20467 - COMMUNITY BASED INNOVATION AND STRATEGY
CLMG - M - IM - MM - AFC - CLEFIN-FINANCE - CLELI - ACME - DES-ESS - EMIT - GIO
Department of Management and Technology
Course taught in English
(6 credits - II sem. - OP | SECS-P/06) - M
(6 credits - II sem. - OP | SECS-P/06) - IM
(6 credits - II sem. - OP | SECS-P/06) - MM
(6 credits - II sem. - OP | SECS-P/06) - AFC
(6 credits - II sem. - OP | SECS-P/06) - CLEFIN-FINANCE
(6 credits - II sem. - OP | SECS-P/06) - CLELI
(6 credits - II sem. - OP | SECS-P/06) - ACME
(6 credits - II sem. - OP | SECS-P/06) - DES-ESS
(6 credits - II sem. - OP | 12 credits SECS-P/06) - EMIT
(6 credits - II sem. - OP | SECS-P/06) - GIO
(6 credits - II sem. - OP | SECS-P/06)
Innovation increasingly takes place through communities and platforms driven by crowds of developers and problem solvers. At the same time, their outputs and products of the crowd contexts have come to shape the daily life of many of the world’s inhabitants. In some of the most dynamic sectors of the modern economy, such as apps for smartphones, video games, media content, scientific and technical problems solving, companies’ overall performance already rely on individuals located outside the organization to become crucial sources of modules, ideas, tasks and procedures. In their attempts to access and leverage these sources of innovation it is now quite common for companies to employ more open forms of innovation, and try to orchestrate innovative communities. While these open approaches have rapidly diffused, creating a wealth of opportunities, it is obviously crucial how companies manage to access and leverage these distributed sources of innovation. From this point of departure, the course develops the conceptual foundations, frameworks and methods for analyzing the relationships between communities and firms. The focus is on firm responses to outside communities’ development activities, inside community processes and dynamics, how to access and leverage innovation communities, how to manage and strategize in this context, and how to foster communities as well as create related fitting business models.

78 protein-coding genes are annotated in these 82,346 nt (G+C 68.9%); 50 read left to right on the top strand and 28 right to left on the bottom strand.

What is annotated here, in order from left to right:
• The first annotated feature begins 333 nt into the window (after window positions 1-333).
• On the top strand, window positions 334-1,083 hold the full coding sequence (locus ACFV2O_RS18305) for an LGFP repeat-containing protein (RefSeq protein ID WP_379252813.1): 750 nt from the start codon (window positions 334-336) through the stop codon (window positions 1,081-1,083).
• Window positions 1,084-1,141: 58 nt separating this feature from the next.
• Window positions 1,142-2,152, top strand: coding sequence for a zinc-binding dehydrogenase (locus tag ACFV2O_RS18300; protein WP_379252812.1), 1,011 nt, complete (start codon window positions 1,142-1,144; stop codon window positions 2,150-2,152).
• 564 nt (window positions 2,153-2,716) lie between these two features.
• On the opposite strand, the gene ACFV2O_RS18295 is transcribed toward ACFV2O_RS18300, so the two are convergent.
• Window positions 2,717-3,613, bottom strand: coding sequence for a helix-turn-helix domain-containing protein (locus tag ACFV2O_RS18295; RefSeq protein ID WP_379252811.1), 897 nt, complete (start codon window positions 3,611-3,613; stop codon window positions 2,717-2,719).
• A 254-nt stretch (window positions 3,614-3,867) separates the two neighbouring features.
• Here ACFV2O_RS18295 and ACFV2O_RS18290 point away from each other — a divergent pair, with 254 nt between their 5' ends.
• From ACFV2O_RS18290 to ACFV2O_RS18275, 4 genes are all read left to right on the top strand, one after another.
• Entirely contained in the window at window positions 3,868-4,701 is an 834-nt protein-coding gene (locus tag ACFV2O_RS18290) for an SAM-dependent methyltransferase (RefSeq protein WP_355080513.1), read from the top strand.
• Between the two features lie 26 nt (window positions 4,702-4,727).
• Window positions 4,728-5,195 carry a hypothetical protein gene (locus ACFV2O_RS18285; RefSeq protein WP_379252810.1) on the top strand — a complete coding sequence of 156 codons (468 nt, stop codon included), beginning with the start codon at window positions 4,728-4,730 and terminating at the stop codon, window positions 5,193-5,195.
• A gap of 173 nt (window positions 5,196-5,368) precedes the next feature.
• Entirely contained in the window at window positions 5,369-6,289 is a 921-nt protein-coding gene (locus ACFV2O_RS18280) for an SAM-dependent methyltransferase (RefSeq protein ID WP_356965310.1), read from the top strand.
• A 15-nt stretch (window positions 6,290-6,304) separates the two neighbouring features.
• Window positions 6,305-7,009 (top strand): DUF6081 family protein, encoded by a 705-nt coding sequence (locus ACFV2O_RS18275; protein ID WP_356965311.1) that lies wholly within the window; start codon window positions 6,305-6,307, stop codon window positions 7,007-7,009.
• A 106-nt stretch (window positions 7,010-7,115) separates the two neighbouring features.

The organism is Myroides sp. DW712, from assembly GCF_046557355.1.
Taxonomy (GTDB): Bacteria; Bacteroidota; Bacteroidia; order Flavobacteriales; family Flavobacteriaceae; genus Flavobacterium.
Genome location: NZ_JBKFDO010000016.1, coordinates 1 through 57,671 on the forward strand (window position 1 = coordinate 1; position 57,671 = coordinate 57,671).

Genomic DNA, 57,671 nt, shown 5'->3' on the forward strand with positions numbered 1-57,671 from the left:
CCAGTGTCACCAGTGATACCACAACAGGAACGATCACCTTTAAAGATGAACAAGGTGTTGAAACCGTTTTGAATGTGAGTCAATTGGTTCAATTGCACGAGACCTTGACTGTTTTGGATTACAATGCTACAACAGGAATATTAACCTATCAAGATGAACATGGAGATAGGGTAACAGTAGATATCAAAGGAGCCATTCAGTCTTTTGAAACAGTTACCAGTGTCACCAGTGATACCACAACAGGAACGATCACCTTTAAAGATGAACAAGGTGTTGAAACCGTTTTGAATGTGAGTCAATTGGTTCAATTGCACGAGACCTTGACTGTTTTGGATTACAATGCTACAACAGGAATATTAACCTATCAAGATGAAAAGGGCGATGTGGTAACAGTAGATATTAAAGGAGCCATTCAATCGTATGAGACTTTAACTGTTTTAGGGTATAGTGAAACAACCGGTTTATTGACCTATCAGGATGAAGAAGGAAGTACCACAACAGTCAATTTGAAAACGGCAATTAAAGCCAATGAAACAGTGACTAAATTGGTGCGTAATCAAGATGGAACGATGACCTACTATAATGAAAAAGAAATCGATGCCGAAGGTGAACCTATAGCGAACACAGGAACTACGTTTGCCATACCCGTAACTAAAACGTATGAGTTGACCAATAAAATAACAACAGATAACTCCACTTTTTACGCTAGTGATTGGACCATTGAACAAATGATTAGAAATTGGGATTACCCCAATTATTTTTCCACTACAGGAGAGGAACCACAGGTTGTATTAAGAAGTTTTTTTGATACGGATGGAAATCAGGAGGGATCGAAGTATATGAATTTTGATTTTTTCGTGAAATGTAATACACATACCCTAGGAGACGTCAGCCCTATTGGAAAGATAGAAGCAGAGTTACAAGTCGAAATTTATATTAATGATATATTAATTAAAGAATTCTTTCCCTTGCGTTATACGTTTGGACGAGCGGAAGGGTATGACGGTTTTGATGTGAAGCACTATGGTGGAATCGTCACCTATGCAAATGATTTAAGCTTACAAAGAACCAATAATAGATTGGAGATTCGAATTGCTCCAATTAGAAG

In addition, the course allows students to:
- Demonstrate an understanding of the rhetorical context of the current debates around these phenomena.
- Demonstrate knowledge of relevant theories by explaining their assumptions, causal dynamics and processes.
- Understand and analyze the determinants and the processes of community innovation and specify success and failure factors.
- Discuss ethical issues, complexities and hurdles surrounding these models and devise strategic action plans to overcome them.
- Use case method to apply insights to assess real business challenges.
- Develop understanding of working with crowds and communities through hands-on exercises related to real business issues.
Course Content Summary
- open and distributed innovation.
- Management of innovation as it relates to communities and crowds.
- Sources of innovation.
- The rise of the digital economy.
- community-focused strategies.
- Competitive advantage and community engagements.
- Strategy constraints for community-focused strategies.
- Growth strategies for community-focused strategies.
- from customer empowerment to customer engagement.
- The role of social media in enhancing distributed innovation.
- The psychological effects of engagement strategies on consumers' product demand.
The course deals with these topics through lectures, hands-on exercises, cases, real-world problem solving and strategizing with companies.
Detailed Description of Assessment Methods
For attending students:
For non attending students:
- Grading of attending students is based on the participation in class, quality of output on assignments and a final written exam.
A selection of relevant research articles, readings and business cases is made available to the students at the beginning of the course.
Last change 21/03/2016 12:31